Article Originally Published by Mia Estrada on North Texas Daily
Article Originally Published by on North Texas Daily
In jeweler Jasmine Muñoz’s room, long tree branches are used as curtain rods and art pieces fill the walls. A corner is dedicated to Muñoz’s art supplies including beads, hand drills and wire for earrings.
Muñoz, 23, sells handmade jewelry through their business on Instagram and at backyard get-togethers. Muñoz began their craft in February 2019 and sells earrings with pinwheels and fruits along with accessories that encompass all things early 2000s. Using the spirit of nostalgia as their inspiration, Muñoz describes the jewelry’s style as “inspired by Lizzie McGuire and the early 2000s.”
“[The jewelry’s inspired by] childhood memories,” Muñoz said. “It’s very kiddish but in the most stylish way.”
Muñoz said the idea of hand-making jewelry came to them in a time of need. Going through a hard time and facing depression, Muñoz said they needed a hobby to distract themselves with. While buying handmade holiday earrings at SCRAP Denton, a creative reuse store, Muñoz said they felt inspired to create their own jewelry.
Muñoz uploaded a personal Instagram post of their homemade earrings, where they received multiple positive comments from friends. The responses prompted Muñoz to create a separate account dedicated solely to homemade their homemade jewelry. Lizbeth Torres, Muñoz’s mother, encouraged Muñoz to continue creating. Torres gave her daughter old jewelry to practice with and helped her buy new material.
“I’ve always thought she was creative but she lives life busy,” Torres said. “Just with trying to figure out herself and trying to deal with her emotions, she hadn’t had the time to really be productive in something she loves.”
However, crafts are not something new to Muñoz’s family. Muñoz’s parents grew up in Colombia, where their uncle sells smoothies, leather bags and artwork. Muñoz’s grandmother would create handmade dolls and sew them together when Muñoz was younger.
“I’ve always been surrounded and inspired by a hands-on family,” Muñoz said.
Muñoz said it is not always easy handcrafting earrings. Depending on the material of the earring, which can vary from thick rubber to wood, earrings can be difficult to make when using a hand drill. Muñoz says the most difficult pairs of earrings to make are their pinwheel earrings, with which wood is hand-drilled into the center of the pinwheel for support. The process takes nearly an hour to craft one pair, whereas most of Muñoz’s earrings take about 10 minutes.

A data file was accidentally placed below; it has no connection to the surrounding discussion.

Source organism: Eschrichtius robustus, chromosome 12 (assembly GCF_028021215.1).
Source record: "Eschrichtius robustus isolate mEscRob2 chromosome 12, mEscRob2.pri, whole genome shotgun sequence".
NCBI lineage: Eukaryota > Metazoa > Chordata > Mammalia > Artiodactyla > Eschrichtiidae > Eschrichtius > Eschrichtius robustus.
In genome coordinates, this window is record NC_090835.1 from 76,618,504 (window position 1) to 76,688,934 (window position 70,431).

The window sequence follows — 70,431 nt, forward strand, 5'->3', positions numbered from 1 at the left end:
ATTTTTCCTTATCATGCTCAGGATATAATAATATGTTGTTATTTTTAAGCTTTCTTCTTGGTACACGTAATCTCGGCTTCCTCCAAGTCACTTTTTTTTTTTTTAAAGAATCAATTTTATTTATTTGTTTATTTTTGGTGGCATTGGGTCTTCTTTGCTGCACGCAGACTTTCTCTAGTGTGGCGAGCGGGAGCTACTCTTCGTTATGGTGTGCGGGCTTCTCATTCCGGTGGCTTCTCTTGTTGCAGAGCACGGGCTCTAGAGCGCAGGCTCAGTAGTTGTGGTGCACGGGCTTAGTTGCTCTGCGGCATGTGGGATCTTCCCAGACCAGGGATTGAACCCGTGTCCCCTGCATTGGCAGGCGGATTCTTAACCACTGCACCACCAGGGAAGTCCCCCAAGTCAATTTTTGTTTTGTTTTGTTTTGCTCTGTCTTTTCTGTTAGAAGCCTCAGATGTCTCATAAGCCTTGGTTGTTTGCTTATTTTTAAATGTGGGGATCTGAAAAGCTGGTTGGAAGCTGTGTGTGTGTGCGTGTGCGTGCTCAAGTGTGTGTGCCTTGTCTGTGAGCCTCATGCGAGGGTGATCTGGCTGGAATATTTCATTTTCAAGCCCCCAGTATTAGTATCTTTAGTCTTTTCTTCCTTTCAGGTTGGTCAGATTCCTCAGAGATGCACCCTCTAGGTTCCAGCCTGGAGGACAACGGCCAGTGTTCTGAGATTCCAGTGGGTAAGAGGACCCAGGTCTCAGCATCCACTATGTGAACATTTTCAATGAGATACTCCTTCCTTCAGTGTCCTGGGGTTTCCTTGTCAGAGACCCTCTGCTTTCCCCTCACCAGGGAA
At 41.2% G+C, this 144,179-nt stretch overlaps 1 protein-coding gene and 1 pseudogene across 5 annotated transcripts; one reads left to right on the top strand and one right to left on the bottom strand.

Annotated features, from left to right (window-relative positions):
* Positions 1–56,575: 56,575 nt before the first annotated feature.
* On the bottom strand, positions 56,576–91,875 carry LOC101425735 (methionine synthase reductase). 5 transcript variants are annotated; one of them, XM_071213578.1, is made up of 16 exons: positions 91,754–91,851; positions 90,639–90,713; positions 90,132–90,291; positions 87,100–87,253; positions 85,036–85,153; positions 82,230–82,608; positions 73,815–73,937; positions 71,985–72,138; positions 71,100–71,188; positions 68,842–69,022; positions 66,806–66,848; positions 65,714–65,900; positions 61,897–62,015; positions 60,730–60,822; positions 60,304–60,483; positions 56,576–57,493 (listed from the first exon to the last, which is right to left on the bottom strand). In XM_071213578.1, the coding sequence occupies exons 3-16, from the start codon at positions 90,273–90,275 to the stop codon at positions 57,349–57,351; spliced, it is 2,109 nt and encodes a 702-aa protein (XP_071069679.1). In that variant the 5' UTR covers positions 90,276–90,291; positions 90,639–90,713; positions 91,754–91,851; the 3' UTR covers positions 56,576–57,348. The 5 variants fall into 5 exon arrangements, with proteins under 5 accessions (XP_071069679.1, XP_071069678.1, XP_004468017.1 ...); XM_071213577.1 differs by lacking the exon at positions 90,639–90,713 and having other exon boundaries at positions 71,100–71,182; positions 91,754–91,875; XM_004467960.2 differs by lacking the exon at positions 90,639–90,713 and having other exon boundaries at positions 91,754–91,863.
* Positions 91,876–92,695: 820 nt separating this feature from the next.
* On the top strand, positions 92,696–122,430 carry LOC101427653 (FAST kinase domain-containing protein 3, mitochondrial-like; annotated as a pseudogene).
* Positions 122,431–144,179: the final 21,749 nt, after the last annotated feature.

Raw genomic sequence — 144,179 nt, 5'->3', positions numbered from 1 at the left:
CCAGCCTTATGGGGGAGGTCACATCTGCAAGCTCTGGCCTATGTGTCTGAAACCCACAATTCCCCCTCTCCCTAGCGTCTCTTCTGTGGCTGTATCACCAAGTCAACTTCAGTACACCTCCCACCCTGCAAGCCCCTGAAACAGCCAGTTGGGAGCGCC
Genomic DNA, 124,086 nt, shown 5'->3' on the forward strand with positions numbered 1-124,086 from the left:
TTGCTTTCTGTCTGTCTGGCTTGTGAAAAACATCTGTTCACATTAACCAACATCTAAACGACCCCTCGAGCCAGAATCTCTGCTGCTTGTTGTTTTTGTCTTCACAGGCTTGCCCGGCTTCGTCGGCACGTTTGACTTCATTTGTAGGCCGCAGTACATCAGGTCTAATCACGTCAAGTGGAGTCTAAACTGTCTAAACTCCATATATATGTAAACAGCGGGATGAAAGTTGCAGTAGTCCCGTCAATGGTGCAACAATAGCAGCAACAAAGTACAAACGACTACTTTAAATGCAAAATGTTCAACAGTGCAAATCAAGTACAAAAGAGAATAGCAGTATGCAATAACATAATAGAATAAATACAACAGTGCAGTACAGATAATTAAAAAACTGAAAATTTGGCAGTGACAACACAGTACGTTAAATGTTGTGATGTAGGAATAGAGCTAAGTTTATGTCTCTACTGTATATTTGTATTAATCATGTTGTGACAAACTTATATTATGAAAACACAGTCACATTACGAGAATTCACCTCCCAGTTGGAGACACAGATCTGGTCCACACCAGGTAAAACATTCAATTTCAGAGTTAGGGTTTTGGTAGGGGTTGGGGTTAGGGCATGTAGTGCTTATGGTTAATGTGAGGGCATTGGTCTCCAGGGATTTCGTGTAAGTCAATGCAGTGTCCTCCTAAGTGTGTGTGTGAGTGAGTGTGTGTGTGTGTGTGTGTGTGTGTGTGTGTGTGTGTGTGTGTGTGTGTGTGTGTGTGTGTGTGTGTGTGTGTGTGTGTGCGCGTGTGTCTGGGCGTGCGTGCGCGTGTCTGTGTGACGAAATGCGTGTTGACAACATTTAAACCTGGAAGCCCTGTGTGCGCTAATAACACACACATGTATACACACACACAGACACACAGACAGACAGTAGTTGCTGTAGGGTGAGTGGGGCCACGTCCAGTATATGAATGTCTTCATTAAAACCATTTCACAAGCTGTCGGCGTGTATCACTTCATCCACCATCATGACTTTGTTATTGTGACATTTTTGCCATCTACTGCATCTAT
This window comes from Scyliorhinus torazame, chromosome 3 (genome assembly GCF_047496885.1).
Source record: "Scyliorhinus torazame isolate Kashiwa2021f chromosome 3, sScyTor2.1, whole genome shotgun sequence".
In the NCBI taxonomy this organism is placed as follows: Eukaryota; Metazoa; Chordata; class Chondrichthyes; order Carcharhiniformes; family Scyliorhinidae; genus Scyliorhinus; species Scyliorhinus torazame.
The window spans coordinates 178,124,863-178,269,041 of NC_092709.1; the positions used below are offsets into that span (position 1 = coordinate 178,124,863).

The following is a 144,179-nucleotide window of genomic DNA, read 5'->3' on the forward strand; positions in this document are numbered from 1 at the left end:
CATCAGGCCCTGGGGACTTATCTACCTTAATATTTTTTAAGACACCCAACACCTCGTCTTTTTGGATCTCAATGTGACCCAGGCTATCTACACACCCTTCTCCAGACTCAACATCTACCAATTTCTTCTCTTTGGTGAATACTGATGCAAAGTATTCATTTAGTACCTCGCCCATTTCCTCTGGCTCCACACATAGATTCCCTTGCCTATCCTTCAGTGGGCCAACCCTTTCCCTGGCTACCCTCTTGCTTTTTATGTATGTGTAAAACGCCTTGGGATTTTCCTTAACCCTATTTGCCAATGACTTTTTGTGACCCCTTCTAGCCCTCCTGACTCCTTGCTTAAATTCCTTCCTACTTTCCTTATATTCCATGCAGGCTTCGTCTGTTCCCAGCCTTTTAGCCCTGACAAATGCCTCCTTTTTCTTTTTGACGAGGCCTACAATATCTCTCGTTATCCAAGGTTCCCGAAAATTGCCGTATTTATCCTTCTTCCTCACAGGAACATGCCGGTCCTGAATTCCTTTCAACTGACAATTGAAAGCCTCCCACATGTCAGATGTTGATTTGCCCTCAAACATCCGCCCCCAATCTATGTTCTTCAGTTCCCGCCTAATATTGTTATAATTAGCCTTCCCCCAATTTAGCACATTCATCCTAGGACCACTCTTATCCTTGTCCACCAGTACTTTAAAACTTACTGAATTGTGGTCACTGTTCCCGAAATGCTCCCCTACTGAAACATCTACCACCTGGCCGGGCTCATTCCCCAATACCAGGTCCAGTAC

“It takes a long time to keep drilling and drilling,” Muñoz said. “My fingers will hurt and I’ll take breaks but that’s when the items aren’t easy to drill.”
Muñoz said while they are just beginning their craft, attaining an audience has not been too difficult. Many supporters are friends and family members who promote the business to their friends. Marketing junior Maribel Orozco is a customer and friend of Muñoz and was drawn to the handmade earrings.
“I was drawn to handmade earrings because you’re able to support an art form,” Orozco said. “Something about [jewelry pieces] being handmade and being able to talk to the maker just makes them so unique.”
Muñoz said they like spending one-on-one time with customers, who can request certain types of earrings.
“I feel like when you buy jewelry anywhere else, you’re not buying directly from the person who makes it,” Muñoz said. “You’re buying from a random supplier.”
Muñoz threw an event called ‘Little Backyard Market,’ where other small, local craftspeople were able to sell their art and jewelry and swap their clothes. Muñoz said they want jewelry to be affordable for people in order to keep crafts alive.
“It’s great to work on something that you’re passionate about and have someone else also be interested in it,” Muñoz said. “That made me feel like I really wanted to do this.”
Currently taking a semester off from their studies at UNT, Muñoz said they have had more time to create and be inspired by everyday life. In the fall of 2019, Muñoz will be returning for their last year at UNT as a childhood education senior. Muñoz hopes to earn a masters degree in library science and keep their jewelry business on the side while attending local events to showcase their crafts.
For now, Muñoz is planning more events to showcase their artwork.
“I want to keep my crafts local and small because I’ll feel like I’ll lose the whole purpose of why I started,” Muñoz said. “I wanted a purpose and if I can make someone smile as [my jewelry] has made me, I think that’s wonderful.”
Featured Image: Jasmine Muñoz peers in the mirror as they put in their earrings. They started handmaking jewlery with inspiration from nostalgic shows like Lizzie McGuire. Image by: Meredith Holser.
Source: North Texas Daily